"I wanted to get today's exercises out of the way, Kwanjangnim."

He gives me a strange look and asks, "What could be more important than your training?"

I quickly backtrack. "I mean, it looks like it's going to be another hot one today. I figured I'd beat the crowds."

"Is this the beginning of a new Jessie?"

The boy looks up from where he's stretching on the mat and his eyes widen. He's tall for his age, blond, big-boned, bordering on heavyset. He has this ruggedness about him, like he'd be a football or rugby player if they weren't illegal sports. He looks a little familiar, but I can't seem to place him. I think he might be in the grade below me, although I know that's not the real reason for my ignorance. Ashley's a grade below, too. The real truth is he's not part of our circle, our gang of gamers and hackers. I don't do much socializing with anyone outside of it. Not even with other hapkido students.

"Ready to spar?" Kwanjangnim asks me.

I nod. "Yes sir." I jump up and stand to one side so he can lead me onto the mat.

"Oh no, not me. Today I'll be talking it easy."

"Why?"

He groans. "I strained my back this morning."

Once more I glance over at the boy. "From sparring?" I can't imagine Master Rupert being injured by a lowly green belt.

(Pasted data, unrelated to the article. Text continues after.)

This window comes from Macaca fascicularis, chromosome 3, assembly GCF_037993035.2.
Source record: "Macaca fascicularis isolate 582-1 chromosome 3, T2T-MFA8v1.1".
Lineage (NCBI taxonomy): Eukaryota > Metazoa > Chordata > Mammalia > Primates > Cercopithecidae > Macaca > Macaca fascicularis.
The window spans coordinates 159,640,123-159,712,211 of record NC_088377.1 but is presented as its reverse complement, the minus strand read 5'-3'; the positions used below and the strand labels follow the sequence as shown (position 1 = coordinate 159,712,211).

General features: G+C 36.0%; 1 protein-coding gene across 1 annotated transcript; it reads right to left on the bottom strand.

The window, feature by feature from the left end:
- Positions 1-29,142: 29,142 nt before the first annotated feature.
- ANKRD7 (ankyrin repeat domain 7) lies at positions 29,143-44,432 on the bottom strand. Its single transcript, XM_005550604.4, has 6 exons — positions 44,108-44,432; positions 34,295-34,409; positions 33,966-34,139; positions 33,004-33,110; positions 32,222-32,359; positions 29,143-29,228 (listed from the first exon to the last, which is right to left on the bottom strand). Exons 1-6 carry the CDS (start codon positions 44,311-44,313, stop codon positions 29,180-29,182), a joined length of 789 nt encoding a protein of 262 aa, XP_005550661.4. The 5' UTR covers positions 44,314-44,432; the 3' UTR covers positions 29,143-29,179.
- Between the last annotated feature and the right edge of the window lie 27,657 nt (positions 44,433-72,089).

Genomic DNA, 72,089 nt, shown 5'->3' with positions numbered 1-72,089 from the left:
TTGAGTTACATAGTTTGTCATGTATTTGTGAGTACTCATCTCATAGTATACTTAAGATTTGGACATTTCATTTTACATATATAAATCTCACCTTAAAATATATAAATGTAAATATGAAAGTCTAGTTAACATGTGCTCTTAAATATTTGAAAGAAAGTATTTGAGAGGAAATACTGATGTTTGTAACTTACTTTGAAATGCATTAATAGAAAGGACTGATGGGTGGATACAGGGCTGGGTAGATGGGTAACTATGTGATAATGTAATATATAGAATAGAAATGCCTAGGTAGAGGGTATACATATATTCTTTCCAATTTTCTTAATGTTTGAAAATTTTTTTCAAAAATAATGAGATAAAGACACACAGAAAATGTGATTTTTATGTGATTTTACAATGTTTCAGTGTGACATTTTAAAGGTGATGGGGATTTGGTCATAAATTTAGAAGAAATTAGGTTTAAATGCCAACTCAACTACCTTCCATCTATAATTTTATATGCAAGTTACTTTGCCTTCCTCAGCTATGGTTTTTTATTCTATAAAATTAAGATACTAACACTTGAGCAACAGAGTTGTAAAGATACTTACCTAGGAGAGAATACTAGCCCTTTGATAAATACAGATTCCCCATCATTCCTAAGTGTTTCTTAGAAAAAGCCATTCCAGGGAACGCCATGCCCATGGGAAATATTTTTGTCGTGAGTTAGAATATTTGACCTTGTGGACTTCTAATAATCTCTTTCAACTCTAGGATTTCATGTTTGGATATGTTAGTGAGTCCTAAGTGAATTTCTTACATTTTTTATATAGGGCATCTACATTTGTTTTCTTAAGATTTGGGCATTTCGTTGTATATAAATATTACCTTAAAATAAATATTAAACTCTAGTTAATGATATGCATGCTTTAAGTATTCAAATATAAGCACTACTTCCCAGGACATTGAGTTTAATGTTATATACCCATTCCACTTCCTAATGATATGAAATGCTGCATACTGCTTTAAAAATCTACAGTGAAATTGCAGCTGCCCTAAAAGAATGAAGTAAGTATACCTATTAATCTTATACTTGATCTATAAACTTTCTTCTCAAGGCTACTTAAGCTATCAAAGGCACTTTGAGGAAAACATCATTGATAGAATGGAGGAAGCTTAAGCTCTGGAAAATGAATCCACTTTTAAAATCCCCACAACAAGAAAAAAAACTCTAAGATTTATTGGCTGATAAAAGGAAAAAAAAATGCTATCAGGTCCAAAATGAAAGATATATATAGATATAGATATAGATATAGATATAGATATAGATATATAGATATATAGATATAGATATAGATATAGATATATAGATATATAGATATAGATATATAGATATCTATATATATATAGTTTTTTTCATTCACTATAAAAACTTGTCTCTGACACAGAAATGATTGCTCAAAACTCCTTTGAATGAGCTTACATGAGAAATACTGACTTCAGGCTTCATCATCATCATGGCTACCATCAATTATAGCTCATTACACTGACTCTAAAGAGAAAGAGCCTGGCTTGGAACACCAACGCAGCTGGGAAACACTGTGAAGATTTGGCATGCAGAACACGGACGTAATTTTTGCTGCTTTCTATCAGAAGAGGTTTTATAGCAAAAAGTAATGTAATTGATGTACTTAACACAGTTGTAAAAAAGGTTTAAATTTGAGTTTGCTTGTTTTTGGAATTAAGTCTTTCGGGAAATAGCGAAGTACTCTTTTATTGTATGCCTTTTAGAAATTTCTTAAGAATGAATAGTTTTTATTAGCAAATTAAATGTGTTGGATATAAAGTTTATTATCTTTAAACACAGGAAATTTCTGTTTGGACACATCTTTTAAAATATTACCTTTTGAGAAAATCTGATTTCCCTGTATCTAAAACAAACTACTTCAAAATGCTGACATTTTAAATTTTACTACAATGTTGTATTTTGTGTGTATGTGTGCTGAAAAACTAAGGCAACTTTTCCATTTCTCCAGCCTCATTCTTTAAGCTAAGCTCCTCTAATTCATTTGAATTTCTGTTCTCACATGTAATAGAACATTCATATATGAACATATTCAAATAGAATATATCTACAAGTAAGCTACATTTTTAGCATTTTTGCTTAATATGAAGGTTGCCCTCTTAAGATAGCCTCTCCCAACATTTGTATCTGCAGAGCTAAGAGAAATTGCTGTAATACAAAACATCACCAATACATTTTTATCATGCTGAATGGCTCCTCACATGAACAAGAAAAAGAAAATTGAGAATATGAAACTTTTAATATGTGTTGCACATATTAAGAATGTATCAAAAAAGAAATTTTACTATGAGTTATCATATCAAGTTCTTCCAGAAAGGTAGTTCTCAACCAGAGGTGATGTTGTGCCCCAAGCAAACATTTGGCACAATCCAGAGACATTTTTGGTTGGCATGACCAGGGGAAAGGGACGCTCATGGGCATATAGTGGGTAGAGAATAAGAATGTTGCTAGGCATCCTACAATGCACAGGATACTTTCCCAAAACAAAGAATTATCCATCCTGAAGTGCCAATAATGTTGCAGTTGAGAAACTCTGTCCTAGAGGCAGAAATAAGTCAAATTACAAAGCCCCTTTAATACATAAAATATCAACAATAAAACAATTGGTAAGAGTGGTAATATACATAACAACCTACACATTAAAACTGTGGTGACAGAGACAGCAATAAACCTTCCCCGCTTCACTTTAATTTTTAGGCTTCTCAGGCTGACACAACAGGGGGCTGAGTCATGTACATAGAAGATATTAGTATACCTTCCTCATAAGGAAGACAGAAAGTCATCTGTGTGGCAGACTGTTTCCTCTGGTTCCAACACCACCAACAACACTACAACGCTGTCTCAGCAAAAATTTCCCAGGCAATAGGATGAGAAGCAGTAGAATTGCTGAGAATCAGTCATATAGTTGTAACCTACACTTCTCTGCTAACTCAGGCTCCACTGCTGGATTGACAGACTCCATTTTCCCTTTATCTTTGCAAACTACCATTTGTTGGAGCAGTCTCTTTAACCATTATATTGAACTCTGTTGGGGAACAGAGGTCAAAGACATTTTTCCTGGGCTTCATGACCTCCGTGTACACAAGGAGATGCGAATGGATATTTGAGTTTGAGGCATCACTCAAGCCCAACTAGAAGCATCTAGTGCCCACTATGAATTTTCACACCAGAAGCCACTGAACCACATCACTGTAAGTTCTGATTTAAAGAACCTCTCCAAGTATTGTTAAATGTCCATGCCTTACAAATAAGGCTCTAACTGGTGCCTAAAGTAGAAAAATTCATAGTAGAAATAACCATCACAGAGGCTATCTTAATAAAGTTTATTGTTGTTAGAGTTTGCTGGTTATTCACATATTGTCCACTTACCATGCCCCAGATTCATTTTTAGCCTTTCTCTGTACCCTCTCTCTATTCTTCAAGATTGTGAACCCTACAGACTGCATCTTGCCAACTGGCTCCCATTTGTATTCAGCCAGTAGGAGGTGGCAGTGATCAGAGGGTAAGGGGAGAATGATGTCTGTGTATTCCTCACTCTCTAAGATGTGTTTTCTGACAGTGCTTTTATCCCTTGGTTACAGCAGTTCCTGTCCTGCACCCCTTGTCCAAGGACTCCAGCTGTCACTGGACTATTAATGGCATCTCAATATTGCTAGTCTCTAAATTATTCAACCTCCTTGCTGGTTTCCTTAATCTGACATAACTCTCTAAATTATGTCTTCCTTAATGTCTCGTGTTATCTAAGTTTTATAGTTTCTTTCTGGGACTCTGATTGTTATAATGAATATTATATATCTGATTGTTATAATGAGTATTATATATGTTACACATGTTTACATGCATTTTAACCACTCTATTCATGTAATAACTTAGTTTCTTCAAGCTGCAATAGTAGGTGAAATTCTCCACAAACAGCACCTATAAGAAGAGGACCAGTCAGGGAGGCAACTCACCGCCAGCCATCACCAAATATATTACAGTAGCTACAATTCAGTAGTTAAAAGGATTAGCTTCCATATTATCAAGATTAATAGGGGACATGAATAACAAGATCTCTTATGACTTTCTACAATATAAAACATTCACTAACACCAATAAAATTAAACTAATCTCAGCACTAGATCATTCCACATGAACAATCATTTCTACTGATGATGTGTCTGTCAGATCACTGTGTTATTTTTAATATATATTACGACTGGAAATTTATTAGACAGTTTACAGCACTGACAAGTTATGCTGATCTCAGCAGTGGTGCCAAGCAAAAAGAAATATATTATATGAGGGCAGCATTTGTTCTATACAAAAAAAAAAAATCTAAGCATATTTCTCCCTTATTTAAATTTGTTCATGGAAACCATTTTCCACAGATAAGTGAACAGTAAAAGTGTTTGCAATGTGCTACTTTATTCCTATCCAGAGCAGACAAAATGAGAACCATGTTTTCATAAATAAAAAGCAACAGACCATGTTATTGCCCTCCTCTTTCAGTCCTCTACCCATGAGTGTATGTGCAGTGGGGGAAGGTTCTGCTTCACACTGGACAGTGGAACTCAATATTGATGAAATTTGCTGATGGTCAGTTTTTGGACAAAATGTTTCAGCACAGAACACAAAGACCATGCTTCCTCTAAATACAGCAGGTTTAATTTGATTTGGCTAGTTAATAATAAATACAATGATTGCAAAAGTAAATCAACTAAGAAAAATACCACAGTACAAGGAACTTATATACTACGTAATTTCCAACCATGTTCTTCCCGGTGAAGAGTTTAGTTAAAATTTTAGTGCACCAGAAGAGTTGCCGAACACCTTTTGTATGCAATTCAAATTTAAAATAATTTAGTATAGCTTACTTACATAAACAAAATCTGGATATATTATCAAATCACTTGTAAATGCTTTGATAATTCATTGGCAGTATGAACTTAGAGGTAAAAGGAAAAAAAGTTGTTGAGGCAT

"No," Kwanjangnim says. His laughter is thick and contagious. His face gets a little red. "I got hurt… Actually, I strained it getting out of bed." He rubs his back and shrugs. "I guess I'm getting old. Either that or my mattress is."

We both enjoy another laugh before he adds something about going in to get his implant soon. It kills the moment, leaving us standing in an awkward silence before he gestures the boy over.

"This is Sunbae Jacob Espinosa," he says, introducing us. "Sunbae Jessica Daniels."

"Jake," the boy says, offering his hand. Meanwhile, I've bowed, so he withdraws it, even as I raise up and extend mine. Finally, we both clasp hands and bow awkwardly to each other. His grip feels weak, like he's consciously afraid of hurting me.

Rupert laughs at us and says, "Jake's new to the school. His forms are really pretty good. You two can warm up on each other, but for sparring today, no kicks, okay, Jess? Just hands, hits and holds. And try to take it easy on him. He'll be testing for his next belt in a week and we need him all in one piece."

"Bring it!" Jake says, slipping into a sparring stance. Rupert frowns, but I return the challenge with a growl.

"Keep it clean, guys!"

Despite the differences in our skill levels and the restriction on kicks, it turns out to be a good workout. Jake's quick and strong, almost as good as most of the red and black belts I'm used to sparring against. But he's also a bit top-heavy, and I'm clearly a lot more seasoned. After dropping him for the fifth or sixth time, I get him in an arm hold that he can't escape out of.